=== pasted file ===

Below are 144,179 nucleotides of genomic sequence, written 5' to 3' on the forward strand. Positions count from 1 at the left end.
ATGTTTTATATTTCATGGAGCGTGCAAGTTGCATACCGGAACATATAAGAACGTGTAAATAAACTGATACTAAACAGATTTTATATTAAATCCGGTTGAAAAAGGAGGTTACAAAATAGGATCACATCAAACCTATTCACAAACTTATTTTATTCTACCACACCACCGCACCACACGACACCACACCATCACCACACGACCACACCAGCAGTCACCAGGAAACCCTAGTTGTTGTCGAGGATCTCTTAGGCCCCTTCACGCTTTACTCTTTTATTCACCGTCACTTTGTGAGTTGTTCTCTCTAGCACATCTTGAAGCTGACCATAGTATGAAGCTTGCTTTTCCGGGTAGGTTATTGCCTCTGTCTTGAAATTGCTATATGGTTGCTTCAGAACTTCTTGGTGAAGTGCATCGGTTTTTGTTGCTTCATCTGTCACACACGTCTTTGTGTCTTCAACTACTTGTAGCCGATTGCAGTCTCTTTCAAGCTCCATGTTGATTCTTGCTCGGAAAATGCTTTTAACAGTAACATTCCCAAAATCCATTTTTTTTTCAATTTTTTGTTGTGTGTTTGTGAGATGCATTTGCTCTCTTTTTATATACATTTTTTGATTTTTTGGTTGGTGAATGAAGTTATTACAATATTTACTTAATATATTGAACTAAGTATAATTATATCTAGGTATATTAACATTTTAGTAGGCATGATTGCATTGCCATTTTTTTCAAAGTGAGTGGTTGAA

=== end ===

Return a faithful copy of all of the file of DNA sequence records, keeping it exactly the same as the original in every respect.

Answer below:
Below are 144,179 nucleotides of genomic sequence, written 5' to 3' on the forward strand. Positions count from 1 at the left end.
ATGTTTTATATTTCATGGAGCGTGCAAGTTGCATACCGGAACATATAAGAACGTGTAAATAAACTGATACTAAACAGATTTTATATTAAATCCGGTTGAAAAAGGAGGTTACAAAATAGGATCACATCAAACCTATTCACAAACTTATTTTATTCTACCACACCACCGCACCACACGACACCACACCATCACCACACGACCACACCAGCAGTCACCAGGAAACCCTAGTTGTTGTCGAGGATCTCTTAGGCCCCTTCACGCTTTACTCTTTTATTCACCGTCACTTTGTGAGTTGTTCTCTCTAGCACATCTTGAAGCTGACCATAGTATGAAGCTTGCTTTTCCGGGTAGGTTATTGCCTCTGTCTTGAAATTGCTATATGGTTGCTTCAGAACTTCTTGGTGAAGTGCATCGGTTTTTGTTGCTTCATCTGTCACACACGTCTTTGTGTCTTCAACTACTTGTAGCCGATTGCAGTCTCTTTCAAGCTCCATGTTGATTCTTGCTCGGAAAATGCTTTTAACAGTAACATTCCCAAAATCCATTTTTTTTTCAATTTTTTGTTGTGTGTTTGTGAGATGCATTTGCTCTCTTTTTATATACATTTTTTGATTTTTTGGTTGGTGAATGAAGTTATTACAATATTTACTTAATATATTGAACTAAGTATAATTATATCTAGGTATATTAACATTTTAGTAGGCATGATTGCATTGCCATTTTTTTCAAAGTGAGTGGTTGAA